Sometimes when you go to the theater, even at today’s humongous ticket prices, you already know what you’re going to see before you get there. I went to Mean Girls, the mindless new Broadway musical version of the stupid, tasteless 2004 film (both written by Tina Fey, who proves she is not above trashing her talent to make money) expecting vulgarity, eardrum-endangering screeching from an array of nerds and floozies wearing ugly purple and pomegranate-red costumes, boring songs about angst, sex and teenagers behaving badly, and an interminable armory of smart phones, laptops and brainless texting—and that’s exactly what I got. Directed and choreographed by Casey (Aladdin) Nicholaw, Mean Girls is a load of teenybopper trash which, like the recycled jokes and vapid, lukewarm Jeff Richmond-Nell Benjamin pop score, cannot really be appreciated by anyone without a mouthful of bubble gum.
If you suffered through the movie, you already know the bare bones of the preposterous plot: a girl named Cady (Erika Henningsen), home-schooled in Africa, of all places, is uprooted and moved from Kenya to a public school in the suburbs of Chicago where she is introduced to the thrills of rapping, Starbucks, and cafeteria food, and plunged into the hateful, backstabbing rituals of an American high-school education like a kitten tossed into a tub of ice
If the show is about anything at all (I haven’t yet figured out exactly what) it’s the fact that nice girls with morals and intelligence can become popular only when they turn into mean girls with low IQs themselves. Cady doesn’t really come to life until she turns into the Queen Bitch, which doesn’t say anything positive about social progress. Ninety percent of the audience at the critics preview I attended was made up of teenage girls, who screamed and applauded every lewd joke and crotch-groping gesture like a mob geared for chaos. At a time when real teenage girls are making historic news, what purpose is served by proving that girls can be as vicious and one-dimensional as boys? Worse still, what’s the achievement in turning a dumb, worthless movie into a dumber, creepier, time-wasting Broadway musical?
The songs are banal and derivative. Tina Fey’s third-rate book is forgettable and shocking, coming from someone as smart and clever as she has been elsewhere. But everything seems even more pointless when babbled so incoherently you can’t understand half of what anyone is talking and singing about anyway.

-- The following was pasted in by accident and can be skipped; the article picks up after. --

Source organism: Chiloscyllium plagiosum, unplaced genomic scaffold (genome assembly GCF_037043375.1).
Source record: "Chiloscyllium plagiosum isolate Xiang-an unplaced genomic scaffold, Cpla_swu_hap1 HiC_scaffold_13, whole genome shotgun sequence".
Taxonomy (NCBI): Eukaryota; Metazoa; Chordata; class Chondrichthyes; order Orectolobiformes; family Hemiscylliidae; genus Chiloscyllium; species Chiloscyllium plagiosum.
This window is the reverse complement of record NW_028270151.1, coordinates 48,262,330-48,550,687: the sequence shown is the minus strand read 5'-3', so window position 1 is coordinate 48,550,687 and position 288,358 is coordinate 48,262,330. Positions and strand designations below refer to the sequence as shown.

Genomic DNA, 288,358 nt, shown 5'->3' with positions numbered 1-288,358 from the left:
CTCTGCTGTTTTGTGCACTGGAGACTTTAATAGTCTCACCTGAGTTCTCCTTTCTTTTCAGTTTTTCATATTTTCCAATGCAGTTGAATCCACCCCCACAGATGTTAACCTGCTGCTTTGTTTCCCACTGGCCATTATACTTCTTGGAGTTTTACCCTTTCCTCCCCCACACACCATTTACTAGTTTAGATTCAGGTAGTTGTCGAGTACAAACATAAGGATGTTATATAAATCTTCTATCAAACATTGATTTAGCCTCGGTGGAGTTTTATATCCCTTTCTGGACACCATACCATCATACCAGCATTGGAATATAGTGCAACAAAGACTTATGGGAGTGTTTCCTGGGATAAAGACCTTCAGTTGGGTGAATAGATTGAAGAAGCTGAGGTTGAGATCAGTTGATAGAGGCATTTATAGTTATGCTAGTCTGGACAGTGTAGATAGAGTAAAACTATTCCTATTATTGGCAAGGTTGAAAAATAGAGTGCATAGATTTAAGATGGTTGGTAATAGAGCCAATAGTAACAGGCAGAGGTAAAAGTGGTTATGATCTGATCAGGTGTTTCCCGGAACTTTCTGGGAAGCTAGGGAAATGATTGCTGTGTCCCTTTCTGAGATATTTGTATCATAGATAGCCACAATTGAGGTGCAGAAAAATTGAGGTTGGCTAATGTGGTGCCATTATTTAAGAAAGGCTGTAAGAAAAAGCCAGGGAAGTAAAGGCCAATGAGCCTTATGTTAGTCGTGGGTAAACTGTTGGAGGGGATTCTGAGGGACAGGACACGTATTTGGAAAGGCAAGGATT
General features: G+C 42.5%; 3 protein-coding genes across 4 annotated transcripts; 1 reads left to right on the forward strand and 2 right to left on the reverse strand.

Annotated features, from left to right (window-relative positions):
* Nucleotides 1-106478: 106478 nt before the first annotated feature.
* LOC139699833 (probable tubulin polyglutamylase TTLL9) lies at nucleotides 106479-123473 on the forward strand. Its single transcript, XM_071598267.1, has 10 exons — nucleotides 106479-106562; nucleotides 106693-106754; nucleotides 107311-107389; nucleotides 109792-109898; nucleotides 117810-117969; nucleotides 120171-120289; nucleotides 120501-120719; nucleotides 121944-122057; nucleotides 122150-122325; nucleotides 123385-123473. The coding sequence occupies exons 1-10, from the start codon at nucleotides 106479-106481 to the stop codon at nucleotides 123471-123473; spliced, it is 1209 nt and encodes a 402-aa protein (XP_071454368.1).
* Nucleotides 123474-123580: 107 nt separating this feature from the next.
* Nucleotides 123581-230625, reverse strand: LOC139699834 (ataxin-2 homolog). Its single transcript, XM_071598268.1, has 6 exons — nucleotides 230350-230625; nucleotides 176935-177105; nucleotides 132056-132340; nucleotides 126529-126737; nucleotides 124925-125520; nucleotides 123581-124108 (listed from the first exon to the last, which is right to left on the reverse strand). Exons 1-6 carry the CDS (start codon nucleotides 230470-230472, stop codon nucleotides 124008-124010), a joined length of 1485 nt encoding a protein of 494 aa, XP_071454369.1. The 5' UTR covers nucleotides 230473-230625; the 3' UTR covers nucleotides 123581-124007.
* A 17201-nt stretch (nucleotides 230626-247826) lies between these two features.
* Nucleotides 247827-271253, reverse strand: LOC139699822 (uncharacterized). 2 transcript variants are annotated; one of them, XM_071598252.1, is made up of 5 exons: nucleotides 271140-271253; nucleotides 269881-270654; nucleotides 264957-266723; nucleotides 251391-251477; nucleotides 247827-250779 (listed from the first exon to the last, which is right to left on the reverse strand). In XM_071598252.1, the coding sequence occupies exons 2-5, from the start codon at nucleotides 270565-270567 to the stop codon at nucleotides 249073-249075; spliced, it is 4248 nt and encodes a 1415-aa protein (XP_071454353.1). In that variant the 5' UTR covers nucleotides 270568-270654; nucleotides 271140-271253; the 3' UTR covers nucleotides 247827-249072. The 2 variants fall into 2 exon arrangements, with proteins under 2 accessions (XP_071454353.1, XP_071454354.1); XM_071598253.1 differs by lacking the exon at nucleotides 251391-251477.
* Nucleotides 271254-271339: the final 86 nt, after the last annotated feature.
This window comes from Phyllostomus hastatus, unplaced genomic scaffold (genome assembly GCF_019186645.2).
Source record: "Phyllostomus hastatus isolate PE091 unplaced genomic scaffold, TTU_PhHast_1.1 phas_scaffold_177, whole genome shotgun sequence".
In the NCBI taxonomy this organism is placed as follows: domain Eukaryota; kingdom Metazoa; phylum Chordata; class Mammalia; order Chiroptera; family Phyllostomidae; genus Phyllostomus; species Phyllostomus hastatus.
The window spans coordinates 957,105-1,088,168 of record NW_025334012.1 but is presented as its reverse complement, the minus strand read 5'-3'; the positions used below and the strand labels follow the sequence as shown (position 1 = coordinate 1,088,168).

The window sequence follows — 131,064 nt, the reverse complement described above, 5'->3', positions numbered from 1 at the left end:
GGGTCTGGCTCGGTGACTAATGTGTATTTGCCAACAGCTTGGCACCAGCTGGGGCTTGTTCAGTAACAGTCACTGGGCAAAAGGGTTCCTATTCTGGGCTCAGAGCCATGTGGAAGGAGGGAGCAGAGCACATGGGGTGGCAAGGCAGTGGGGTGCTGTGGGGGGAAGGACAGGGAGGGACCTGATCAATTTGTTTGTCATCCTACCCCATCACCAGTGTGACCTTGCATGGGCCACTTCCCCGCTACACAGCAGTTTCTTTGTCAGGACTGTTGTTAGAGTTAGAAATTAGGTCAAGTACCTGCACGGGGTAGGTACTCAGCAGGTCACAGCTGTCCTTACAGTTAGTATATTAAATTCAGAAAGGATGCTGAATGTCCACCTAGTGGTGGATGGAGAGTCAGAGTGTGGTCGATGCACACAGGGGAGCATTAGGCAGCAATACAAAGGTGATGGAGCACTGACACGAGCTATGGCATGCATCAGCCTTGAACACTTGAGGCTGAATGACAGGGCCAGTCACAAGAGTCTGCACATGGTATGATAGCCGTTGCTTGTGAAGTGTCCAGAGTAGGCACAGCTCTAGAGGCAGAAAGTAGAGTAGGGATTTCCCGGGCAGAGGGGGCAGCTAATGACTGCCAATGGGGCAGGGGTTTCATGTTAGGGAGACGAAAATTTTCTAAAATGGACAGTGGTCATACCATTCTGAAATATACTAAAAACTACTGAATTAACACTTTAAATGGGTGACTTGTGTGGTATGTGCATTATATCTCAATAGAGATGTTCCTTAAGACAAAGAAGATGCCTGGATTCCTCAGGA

The Plastics take turns trying to out-shriek each other on songs called “Sexy”, “Someone Gets Hurt”, and “Watch the World Burn”. Gretchen (Ashley Park), the dumbest member of The Plastics who really lives up to the label, belts out “What’s Wrong With Me?”, a song that only serves as a lamentable reminder of the vastly superior “What Did I Have That I Don’t Have”, the showstopper by Alan Jay Lerner and Burton Lane from On a Clear Day You Can See Forever. Brain-dead Karen (Kate Rockwell) and peroxided viper Regina (Taylor Louderman), the leading toxin dispenser in the group, have legs for days and sing louder than a jackhammer.
For laughs, there’s a Halloween party where everyone dresses alike, and a talent show in which four of Santa’s elves sing “Rock Around the Pole”. The contrived choreography gives everyone a chance to jump, leap and slide around on cafeteria serving trays. And you know when a show about girls is stolen by their overweight gay best friend, there’s something wrong with the concept. Grey Henson as the limp-wristed Damien walks away with the show in spite off the fact that his big tap number called “Stop!” makes no sense. As Cady falls victim to superficial American values like social media, texting, hashtags and emojis, the simple-mindedness of Mean Girls becomes the egregious opposite of everything Tina Fey stands for, so it’s appalling that she put her name on it.
They all keep singing “This is a cautionary tale that we continue to unveil”, but it never clear what it’s cautionary about—except, perhaps, lousy, dopey, irrelevant and futile Broadway musicals like Mean Girls.